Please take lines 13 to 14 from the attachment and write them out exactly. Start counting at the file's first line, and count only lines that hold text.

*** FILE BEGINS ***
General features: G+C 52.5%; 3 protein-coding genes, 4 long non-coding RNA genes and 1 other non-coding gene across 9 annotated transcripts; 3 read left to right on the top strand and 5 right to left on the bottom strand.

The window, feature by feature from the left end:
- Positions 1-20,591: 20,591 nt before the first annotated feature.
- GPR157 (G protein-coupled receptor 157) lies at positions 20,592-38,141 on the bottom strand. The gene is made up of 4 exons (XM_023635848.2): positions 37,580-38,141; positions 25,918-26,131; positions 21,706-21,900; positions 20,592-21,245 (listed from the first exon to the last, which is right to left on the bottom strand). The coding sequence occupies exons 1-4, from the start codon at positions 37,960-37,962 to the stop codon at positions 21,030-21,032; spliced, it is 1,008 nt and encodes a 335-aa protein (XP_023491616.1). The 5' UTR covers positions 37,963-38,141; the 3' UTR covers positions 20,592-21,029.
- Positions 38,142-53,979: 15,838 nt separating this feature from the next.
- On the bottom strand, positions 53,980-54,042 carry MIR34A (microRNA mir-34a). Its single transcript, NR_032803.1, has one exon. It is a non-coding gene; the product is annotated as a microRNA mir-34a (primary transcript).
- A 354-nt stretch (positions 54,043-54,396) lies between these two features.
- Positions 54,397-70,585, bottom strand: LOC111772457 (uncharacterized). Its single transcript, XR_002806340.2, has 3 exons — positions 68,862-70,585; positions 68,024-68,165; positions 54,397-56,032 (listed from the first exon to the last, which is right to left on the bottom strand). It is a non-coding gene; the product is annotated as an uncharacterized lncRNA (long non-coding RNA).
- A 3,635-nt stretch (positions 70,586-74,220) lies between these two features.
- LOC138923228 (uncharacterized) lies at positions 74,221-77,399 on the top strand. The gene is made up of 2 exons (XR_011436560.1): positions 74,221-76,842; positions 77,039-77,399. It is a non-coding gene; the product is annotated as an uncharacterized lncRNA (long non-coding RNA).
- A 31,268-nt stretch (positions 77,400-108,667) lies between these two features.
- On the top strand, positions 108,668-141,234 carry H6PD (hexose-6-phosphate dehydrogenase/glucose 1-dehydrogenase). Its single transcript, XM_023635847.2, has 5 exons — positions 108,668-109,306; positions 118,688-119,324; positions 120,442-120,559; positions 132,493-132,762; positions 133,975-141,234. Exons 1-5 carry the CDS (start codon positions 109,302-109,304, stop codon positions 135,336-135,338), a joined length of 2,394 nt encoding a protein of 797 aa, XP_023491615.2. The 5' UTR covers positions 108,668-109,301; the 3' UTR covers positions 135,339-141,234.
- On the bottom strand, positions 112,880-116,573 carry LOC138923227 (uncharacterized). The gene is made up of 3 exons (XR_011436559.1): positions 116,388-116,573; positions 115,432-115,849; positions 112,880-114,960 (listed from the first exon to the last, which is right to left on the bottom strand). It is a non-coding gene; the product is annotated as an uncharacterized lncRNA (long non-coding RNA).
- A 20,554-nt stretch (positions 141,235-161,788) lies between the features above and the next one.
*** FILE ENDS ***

- On the bottom strand, positions 112,880-116,573 carry LOC138923227 (uncharacterized). The gene is made up of 3 exons (XR_011436559.1): positions 116,388-116,573; positions 115,432-115,849; positions 112,880-114,960 (listed from the first exon to the last, which is right to left on the bottom strand). It is a non-coding gene; the product is annotated as an uncharacterized lncRNA (long non-coding RNA).
- A 20,554-nt stretch (positions 141,235-161,788) lies between the features above and the next one.